He’d flogged a private jet, hadn’t had to buy his first class rail pass and had cancelled his platinum gym membership. Plus all the high end clubs and massage parlours and escort centres he had once frequented were now temporarily closed so his social life was no longer an income black hole.
    As such, Brent Nova was literally knee deep in surplus wonga.
    With his accounts bursting at the seams, he decided the time was right to begin his masterpiece collection. He rang around some galleries inquiring about Picassos, Rembrandts and, his favourite, Jack Vetrrianos.
    When he was told by the gallerists that there were no Picassos, Rembrandts or Jack Vetrrianos left, he threw a tantrum because he thought it greedy that all those masterpieces had been gobbled up by other collectors. Like a new cat testing the waters, he pulled all the wall paper away from every single wall of his penthouse suite and then stomped off into his diamond grotto to luxuriate.
    After calming down a bit, he lit up a cigar the size of a dinosaur turd, drank 4 Barcardi Breezers and ate a platter of crab, chicken and beef paste sandwiches, before jumping on eBay and purchasing a rare TY Beanie Baby named after Princess Diana for $500000.


Blaming writer’s block
on next door’s electro swing
garden marathon.


1.  Each boxer will have their own designated ring.
2. Each ring will be at least 2 metres apart.
3. Each boxer must wear a face mask.
4. Each boxer will be supplied with an unlimited number of gloves.
5. Each boxer will attempt to ‘punch’ the other boxer by way of throwing gloves at their opponent.
6. Unless otherwise specified, each boxer may only use under arm throws.
7. The match will end when one of the boxers has been knocked down by a travelling glove.
8. In mind of weight divisions, heavy weight boxers will be provided cannons from which to fire their gloves.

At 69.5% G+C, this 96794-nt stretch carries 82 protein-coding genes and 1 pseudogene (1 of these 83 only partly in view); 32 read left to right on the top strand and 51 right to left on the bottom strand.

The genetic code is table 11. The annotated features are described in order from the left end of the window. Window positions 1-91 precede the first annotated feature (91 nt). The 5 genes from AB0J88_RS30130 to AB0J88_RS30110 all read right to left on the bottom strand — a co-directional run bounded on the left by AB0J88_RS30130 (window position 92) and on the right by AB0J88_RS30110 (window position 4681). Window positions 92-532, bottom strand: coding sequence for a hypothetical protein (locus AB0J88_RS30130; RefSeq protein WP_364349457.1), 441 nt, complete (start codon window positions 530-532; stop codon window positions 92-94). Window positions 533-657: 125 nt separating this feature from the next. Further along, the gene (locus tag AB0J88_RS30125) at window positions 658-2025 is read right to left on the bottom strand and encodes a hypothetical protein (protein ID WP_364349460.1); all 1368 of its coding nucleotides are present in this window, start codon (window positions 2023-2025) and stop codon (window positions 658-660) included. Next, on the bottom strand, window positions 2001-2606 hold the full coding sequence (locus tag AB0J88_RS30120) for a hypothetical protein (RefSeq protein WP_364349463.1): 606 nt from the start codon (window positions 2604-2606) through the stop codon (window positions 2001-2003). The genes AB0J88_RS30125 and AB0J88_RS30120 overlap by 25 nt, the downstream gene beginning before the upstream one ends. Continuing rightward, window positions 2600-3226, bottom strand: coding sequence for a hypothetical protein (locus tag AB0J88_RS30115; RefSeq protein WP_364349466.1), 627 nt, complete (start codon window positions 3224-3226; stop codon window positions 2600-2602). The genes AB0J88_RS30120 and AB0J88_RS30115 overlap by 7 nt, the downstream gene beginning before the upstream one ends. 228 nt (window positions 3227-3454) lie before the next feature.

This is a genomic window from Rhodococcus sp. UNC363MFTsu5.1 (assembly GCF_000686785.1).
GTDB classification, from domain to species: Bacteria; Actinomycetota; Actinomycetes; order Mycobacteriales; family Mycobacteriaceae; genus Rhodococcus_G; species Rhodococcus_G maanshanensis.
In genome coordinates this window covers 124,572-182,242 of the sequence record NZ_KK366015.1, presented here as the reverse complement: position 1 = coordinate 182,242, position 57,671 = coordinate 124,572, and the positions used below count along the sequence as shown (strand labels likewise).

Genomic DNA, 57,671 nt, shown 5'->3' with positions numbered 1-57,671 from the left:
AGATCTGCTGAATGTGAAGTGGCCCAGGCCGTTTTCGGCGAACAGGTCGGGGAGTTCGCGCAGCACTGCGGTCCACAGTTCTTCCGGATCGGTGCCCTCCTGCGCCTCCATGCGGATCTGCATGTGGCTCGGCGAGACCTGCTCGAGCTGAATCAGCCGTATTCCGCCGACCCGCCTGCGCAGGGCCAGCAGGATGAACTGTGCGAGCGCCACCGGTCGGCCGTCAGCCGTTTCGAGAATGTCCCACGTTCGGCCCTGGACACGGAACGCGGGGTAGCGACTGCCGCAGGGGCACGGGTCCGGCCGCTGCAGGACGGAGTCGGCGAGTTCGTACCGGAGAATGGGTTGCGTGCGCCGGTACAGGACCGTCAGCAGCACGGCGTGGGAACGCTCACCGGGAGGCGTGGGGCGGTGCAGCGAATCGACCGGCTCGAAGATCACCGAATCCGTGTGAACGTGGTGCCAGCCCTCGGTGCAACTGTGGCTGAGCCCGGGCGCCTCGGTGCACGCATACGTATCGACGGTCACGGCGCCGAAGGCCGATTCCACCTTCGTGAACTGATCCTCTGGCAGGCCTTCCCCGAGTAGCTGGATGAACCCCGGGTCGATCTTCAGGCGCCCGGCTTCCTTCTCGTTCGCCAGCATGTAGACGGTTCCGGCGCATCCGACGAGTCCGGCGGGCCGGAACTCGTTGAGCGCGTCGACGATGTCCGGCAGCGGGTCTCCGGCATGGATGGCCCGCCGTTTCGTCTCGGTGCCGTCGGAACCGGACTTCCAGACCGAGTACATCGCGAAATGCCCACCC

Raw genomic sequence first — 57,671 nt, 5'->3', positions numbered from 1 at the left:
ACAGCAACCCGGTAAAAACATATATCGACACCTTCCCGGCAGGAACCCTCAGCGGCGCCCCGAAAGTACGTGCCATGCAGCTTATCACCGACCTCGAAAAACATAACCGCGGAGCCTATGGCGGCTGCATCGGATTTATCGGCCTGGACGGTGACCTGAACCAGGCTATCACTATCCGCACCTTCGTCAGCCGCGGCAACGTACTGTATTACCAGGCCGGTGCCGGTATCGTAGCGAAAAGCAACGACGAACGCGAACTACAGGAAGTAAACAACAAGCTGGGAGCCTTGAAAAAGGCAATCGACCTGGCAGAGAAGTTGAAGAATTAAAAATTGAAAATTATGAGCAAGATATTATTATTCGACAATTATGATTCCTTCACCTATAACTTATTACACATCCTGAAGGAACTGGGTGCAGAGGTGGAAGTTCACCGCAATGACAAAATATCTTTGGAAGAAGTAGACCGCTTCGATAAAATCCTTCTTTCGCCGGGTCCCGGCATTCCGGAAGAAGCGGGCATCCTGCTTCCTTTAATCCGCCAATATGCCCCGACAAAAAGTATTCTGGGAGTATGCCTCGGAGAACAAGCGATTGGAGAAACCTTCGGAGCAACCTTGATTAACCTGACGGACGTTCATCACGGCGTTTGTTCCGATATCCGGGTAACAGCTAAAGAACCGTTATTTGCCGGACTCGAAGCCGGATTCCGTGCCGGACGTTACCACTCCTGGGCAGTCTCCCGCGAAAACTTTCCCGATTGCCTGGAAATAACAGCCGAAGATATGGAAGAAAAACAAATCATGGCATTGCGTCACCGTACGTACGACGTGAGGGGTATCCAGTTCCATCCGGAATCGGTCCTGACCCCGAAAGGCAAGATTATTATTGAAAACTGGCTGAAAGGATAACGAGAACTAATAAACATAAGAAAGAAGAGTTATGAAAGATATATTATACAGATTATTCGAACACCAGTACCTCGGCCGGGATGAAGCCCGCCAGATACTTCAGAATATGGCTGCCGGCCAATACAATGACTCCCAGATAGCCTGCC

That week over Zoom, the Yōkai Appreciation Society each presented the haiku they had written about their favourite Yōkai.
    Terry, the founder of the Yōkai Appreciation Society had written about Kappa.
    Into his laptop mic, he read his haiku:

    The turtle monkey
    Replenishing it’s head bowl.
    Cold lively water.

    The other members applauded.
    — I like the sensuous quality of the last line, Terry, Stacy said.
    — Thanks, Stacy. Would you like to go next Jas? Terry said.
    Jas, the comedian of the group, had written about Ashinagatenaga. This was a twin Yōkai. One twin had very long arms and the other twin very long legs.

    Shopping for suits with
    A tailor’s nightmare.

    — Hohoho, Terry said. Cracking stuff, Jas.
    Stacy, who had recently watched Pom Poko, had written about Bake-danuki.

    Please ghost racoon dog!
    Teach me how to turn into
    Cotton, logs, teapots.

    — Excellent effort, Stacy, Terry said in a fatherly manner. And now let us warmly encourage our newest member Harold to read his haiku everyone.
    Harold was pretty nervous. He’d never written a haiku before. Also, he’d written about Nuppeppō, a wrinkly meat ball Yōkai whose bodily odour rivalled decomposing flesh. They also enjoyed solo strolls around temples and graveyards. Physical manifestations aside, something about the solitary, sauntering nature of the Nuppeppō really appealed to Harold.

    Scents of rotting flesh,
    Emanate from your face folds.
    I will be your friend.

    Terry nearly spat his San Miguel out.
    — Harold, what the hell? He shouted
    — Of all the Yōkai available you chose that one? Is there something wrong with you, Harold? Jas said.
    — I think he’s made it up just to troll us and make us sick, Stacy said.
    Harold tried explaining himself but Terry began berating him.
    — As group admin, I’m going to have to eject you from this chat, Harold. I’m sure I speak on behalf of everyone when I say you are not welcome back to Yokai Appreciation Society next week. Get a grip, mate!
    And then Harold was chucked out the chat.
    Sat in his flat, Harold was gobsmacked. These people were claiming to appreciate all Yōkai and yet it was now quite apparent that they had their favourites.  Humans are pretty judgmental on the quiet, Harold thought, and not quite as open as they picture themselves to be.
    Incredulous, he shook his chops and then, with a tiny fart, jumped  out his open window into the night.


The next day, The Metro featured a story concerning seven people all of whom swore they’d caught sight of a nine tailed fox flying through the sky. And everyone who read the story began saying that lock down needed to be lifted ASAP because the lack of social contact was dementing people.


Daniel had spent most of lockdown in bed.
    It wasn’t that he was depressed.
    He just liked dozing.
   Daniel was one of those people who had taken to being furloughed like a duck to water. All that time in bed, dozing, without having to feel guilty about it, sounded like heaven to him, and the day he was sent home from the office, he was straight under his duvet.
    The hours turned into days and the days turned into weeks and all whilst Daniel remained perfectly horizontal apart from when he needed the loo or fancied a cup noodle.